Topband: Radials

steve.root at steve.root at
Thu Nov 17 11:03:52 PST 2011

Moxon, G6XN once proposed using elevated radials that wereless than ¼ wavelength long, tied together and fed through a commoninductor.His idea was it would beeasier to achieve current and phase balance between the radials if they weren’tphysically resonant.I believe this waswritten up in one of the ARRL’s Antenna Compendiums.At the time I had my Butternut HF2V mounted about 20 feet aboveground with one radial for 80 meters that was approximately ¼ wavelengthlong.I replaced that one radial withtwo 1/8 wavelength radials and tied them to the base of the vertical through acommon inductor.I don’t remember muchabout that inductor other than that it was an old piece of B&W made from#14 or #16 wire.As you would expectany change to the values of inductance between the radials and the vertical affectedthe tuning of the whole antenna.Sincethis vertical is heavily loaded anyway, it wasn’t obvioushow I could tune it.I decided to construct a current probe froman old toroid core, some magnet wire, 1N34A diode, a capacitor, apotentiometer, and a milliameter.Thethought was to try a value of “radial inductor”, then tune the antenna toresonance using the vertical’s loading coils, and observe how much current wasflowing on the outside of the feedline below the antenna.I might be all wet but it seemed to me thatproperly balanced elevated radials would effectively “screen” anything underthem. After many iterations and carefully monitoring power into the antenna Iwas able to minimize the current measured on the outside of the feedlinedirectly below the antenna.After usingthis antenna over the course of the winter, I was able to conclude that 1) Icould affect the current on the outside of the feedline, and 2) I couldn’t seeany evidence at all that this antenna configuration was better or worse than anythingelse I had tried at this location. That was probably die to my poor QTH, down in a river valley and surrounded by suburban clyutter and noise. All antennas work poorly in a bad location.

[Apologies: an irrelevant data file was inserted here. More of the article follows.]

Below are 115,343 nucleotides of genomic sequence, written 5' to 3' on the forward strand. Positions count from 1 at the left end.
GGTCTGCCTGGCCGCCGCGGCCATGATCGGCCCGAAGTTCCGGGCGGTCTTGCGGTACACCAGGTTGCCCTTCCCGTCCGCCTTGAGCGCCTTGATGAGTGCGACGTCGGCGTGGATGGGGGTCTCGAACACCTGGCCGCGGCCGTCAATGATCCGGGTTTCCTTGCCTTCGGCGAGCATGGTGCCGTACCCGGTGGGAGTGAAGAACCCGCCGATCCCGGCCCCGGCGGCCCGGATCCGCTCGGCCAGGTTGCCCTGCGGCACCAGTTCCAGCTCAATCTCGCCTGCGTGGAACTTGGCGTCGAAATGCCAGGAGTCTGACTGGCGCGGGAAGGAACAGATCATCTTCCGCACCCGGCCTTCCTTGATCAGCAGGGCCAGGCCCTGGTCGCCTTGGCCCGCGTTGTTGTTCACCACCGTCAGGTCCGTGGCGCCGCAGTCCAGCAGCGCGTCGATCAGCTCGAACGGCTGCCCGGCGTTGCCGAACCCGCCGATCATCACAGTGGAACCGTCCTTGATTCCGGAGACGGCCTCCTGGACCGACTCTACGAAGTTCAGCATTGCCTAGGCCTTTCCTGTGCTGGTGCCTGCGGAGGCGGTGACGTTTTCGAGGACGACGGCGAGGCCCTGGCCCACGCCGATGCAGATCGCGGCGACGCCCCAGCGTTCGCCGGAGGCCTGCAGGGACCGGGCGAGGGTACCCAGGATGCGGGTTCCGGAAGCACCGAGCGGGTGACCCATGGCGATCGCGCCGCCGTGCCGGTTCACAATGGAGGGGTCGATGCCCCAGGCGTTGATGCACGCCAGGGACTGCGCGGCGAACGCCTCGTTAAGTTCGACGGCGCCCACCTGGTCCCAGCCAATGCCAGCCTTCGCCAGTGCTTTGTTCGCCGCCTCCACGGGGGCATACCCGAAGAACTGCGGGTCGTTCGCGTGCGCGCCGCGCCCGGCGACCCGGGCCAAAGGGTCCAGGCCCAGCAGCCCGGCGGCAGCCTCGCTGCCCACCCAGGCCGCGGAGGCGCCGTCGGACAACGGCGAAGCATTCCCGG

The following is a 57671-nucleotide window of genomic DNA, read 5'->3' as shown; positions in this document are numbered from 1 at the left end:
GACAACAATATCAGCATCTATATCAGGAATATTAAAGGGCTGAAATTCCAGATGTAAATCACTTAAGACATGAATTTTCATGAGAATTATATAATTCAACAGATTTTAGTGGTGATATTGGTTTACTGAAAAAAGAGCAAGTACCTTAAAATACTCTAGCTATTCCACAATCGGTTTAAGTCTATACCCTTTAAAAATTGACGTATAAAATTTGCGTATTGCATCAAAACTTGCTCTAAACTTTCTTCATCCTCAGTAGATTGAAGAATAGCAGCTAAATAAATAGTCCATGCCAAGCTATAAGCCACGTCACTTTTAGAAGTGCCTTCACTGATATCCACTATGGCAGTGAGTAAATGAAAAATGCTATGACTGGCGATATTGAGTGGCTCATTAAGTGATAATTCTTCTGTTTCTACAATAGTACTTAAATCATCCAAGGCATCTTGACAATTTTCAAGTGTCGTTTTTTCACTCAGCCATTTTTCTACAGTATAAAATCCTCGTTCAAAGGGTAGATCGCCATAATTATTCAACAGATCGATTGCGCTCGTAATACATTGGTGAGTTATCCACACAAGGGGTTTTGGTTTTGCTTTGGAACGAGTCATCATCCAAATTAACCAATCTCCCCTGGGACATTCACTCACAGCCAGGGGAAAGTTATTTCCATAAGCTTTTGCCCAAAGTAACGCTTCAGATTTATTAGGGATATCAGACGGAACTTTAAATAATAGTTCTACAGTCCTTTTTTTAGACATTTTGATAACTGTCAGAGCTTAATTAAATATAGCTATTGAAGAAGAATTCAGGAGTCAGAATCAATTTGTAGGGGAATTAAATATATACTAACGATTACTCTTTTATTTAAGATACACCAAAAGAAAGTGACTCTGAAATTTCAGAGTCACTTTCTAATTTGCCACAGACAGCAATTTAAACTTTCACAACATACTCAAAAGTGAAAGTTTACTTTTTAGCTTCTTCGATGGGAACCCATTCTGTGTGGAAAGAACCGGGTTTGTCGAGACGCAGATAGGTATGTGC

73 Steve K0SR

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